This blog, by Richard Fellows, discusses historical questions concerning Paul's letters, his co-workers, Acts, and chronology.

Tuesday, March 16, 2010

"Barnabas and Paul": name order in Acts

On his blog Charles Seville mentions Rackham's comments on why Luke sometimes mentions Saul/Paul before Barnabas, and sometimes reverses the order. There is always significance to name order in the NT, and I think the order that Luke chooses in each case fits with what we know from the rest of Acts and from Paul's letters.

The order is not the same throughout and this shows that the two men had roughly the same prominence. This is in agreement with what we learn from Paul (Gal 2:1, 9, 13; 1 Cor 9:6).

Barnabas is always mentioned ahead of Paul until Paul becomes the dominant speaker from Acts 13:9 onwards (see Acts 11:30; 12:25; 13:1; 13:2; 13:7). This suggests that Saul was not prominent prior to the 'first missionary journey', which is consistent with the fact that Luke has little to say about these first ~11 years of his Christian life, and it is also consistent with the fact that we have no letters of Paul from this period. Paul prominence in preaching after Acts 13:9 (see Acts 14:12) explains why he is mentioned first in Acts 13:43; 13:46; 13:50; 15:2; 15:22; 15:35; 15:36.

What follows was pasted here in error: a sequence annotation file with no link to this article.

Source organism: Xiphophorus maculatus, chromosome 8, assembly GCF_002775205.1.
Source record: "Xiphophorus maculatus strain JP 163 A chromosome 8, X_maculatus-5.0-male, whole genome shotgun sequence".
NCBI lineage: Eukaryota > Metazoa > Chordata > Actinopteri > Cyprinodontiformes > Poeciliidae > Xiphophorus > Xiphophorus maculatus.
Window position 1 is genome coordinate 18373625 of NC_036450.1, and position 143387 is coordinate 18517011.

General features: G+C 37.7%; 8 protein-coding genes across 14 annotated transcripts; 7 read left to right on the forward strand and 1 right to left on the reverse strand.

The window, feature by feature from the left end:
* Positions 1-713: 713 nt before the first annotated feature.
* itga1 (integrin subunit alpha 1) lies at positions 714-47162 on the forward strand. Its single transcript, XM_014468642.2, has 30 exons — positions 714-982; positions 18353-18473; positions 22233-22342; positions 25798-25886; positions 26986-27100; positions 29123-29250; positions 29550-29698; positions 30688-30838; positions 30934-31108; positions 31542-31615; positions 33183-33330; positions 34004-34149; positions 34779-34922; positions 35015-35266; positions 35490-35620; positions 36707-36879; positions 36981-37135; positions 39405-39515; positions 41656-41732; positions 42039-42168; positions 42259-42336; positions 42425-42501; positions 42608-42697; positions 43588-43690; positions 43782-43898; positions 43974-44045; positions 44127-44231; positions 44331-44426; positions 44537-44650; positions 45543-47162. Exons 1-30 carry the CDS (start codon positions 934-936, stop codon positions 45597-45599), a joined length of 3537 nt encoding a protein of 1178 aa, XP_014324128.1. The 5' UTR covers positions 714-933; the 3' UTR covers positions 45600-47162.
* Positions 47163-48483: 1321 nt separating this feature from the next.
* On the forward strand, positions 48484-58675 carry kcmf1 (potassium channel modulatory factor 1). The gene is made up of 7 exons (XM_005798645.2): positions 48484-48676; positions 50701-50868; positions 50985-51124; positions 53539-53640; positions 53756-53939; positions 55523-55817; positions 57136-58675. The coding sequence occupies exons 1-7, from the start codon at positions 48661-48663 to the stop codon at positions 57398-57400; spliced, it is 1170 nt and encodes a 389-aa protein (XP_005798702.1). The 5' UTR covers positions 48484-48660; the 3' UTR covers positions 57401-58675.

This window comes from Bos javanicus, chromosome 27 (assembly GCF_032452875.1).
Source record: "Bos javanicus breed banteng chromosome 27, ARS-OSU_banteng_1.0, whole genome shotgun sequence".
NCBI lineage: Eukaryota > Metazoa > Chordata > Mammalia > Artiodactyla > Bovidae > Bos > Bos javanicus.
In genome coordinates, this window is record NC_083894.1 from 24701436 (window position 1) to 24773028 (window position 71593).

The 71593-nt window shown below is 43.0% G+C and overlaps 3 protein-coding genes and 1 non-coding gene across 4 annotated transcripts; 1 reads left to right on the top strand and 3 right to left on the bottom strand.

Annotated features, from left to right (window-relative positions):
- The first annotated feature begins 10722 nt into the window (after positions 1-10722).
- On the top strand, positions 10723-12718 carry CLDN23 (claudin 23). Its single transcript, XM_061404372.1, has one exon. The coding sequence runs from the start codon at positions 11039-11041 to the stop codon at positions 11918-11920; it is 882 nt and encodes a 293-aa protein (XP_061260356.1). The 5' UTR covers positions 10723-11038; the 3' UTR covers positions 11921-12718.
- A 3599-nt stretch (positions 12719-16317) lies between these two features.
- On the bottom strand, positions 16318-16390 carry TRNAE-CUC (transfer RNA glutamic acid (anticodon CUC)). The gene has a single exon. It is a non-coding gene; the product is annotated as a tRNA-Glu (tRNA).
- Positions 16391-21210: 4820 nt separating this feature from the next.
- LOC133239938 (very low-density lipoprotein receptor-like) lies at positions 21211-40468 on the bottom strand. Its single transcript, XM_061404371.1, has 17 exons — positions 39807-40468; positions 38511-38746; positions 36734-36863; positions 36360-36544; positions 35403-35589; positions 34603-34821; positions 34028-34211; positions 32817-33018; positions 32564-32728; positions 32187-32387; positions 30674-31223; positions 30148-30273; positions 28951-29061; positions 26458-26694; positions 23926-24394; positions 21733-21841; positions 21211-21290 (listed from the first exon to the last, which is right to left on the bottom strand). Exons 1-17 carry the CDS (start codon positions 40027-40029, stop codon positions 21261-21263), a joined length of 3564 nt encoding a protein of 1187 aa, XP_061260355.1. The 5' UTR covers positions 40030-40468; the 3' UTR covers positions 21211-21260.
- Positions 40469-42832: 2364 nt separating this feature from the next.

There are only 3 times after Acts 13:9 when Barnabas is mentioned before Paul. The first occurs in Acts 14:12-14 when the followers of Zeus attempt to offer sacrifice to Barnabas and Paul, having concluded that Barnabas was Zeus. Barnabas is more central to the story than Paul and this explains why he is mentioned first.

The 2 other cases are in connection with Jerusalem (Acts 15:12; 15:25) (see also Acts 11:30; 12:25). This is presumably because Barnabas was better known then Paul in Jerusalem (Acts 4:36-37; 9:27; 11:22; Gal 1-2).

Thus the name order of all 15 cases is explained. The data confirm Paul's relative obscurity in the early years, and Barnabas's prominence in Jerusalem.

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